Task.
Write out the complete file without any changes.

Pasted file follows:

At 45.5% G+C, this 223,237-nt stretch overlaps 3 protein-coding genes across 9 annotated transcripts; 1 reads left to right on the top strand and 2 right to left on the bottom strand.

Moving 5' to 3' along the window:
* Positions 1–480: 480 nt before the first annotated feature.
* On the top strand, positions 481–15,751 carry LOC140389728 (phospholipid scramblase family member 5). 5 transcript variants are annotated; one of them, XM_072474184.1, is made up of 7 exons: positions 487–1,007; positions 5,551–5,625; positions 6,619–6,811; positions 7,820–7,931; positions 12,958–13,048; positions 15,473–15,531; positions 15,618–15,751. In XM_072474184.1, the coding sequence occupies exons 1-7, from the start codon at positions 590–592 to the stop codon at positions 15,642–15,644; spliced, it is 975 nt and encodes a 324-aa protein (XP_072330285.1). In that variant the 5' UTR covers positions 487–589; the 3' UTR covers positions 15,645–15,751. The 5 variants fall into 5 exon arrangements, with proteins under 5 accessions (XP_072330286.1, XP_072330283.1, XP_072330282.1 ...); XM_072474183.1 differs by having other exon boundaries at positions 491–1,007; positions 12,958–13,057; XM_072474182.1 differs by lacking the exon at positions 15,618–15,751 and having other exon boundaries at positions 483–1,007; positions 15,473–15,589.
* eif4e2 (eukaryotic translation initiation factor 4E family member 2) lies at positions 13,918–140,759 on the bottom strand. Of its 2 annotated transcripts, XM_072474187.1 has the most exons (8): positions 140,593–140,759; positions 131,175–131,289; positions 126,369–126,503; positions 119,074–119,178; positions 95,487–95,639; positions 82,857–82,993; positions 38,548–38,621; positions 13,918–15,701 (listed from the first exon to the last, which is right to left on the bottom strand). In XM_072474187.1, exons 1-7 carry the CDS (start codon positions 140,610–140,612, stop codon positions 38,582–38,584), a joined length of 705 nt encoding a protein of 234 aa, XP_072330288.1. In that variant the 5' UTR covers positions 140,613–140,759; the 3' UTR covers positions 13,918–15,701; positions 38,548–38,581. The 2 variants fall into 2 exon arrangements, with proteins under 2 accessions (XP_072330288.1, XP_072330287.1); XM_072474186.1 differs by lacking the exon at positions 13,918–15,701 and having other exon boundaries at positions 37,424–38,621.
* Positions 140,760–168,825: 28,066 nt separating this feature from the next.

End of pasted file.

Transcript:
At 45.5% G+C, this 223,237-nt stretch overlaps 3 protein-coding genes across 9 annotated transcripts; 1 reads left to right on the top strand and 2 right to left on the bottom strand.

Moving 5' to 3' along the window:
* Positions 1–480: 480 nt before the first annotated feature.
* On the top strand, positions 481–15,751 carry LOC140389728 (phospholipid scramblase family member 5). 5 transcript variants are annotated; one of them, XM_072474184.1, is made up of 7 exons: positions 487–1,007; positions 5,551–5,625; positions 6,619–6,811; positions 7,820–7,931; positions 12,958–13,048; positions 15,473–15,531; positions 15,618–15,751. In XM_072474184.1, the coding sequence occupies exons 1-7, from the start codon at positions 590–592 to the stop codon at positions 15,642–15,644; spliced, it is 975 nt and encodes a 324-aa protein (XP_072330285.1). In that variant the 5' UTR covers positions 487–589; the 3' UTR covers positions 15,645–15,751. The 5 variants fall into 5 exon arrangements, with proteins under 5 accessions (XP_072330286.1, XP_072330283.1, XP_072330282.1 ...); XM_072474183.1 differs by having other exon boundaries at positions 491–1,007; positions 12,958–13,057; XM_072474182.1 differs by lacking the exon at positions 15,618–15,751 and having other exon boundaries at positions 483–1,007; positions 15,473–15,589.
* eif4e2 (eukaryotic translation initiation factor 4E family member 2) lies at positions 13,918–140,759 on the bottom strand. Of its 2 annotated transcripts, XM_072474187.1 has the most exons (8): positions 140,593–140,759; positions 131,175–131,289; positions 126,369–126,503; positions 119,074–119,178; positions 95,487–95,639; positions 82,857–82,993; positions 38,548–38,621; positions 13,918–15,701 (listed from the first exon to the last, which is right to left on the bottom strand). In XM_072474187.1, exons 1-7 carry the CDS (start codon positions 140,610–140,612, stop codon positions 38,582–38,584), a joined length of 705 nt encoding a protein of 234 aa, XP_072330288.1. In that variant the 5' UTR covers positions 140,613–140,759; the 3' UTR covers positions 13,918–15,701; positions 38,548–38,581. The 2 variants fall into 2 exon arrangements, with proteins under 2 accessions (XP_072330288.1, XP_072330287.1); XM_072474186.1 differs by lacking the exon at positions 13,918–15,701 and having other exon boundaries at positions 37,424–38,621.
* Positions 140,760–168,825: 28,066 nt separating this feature from the next.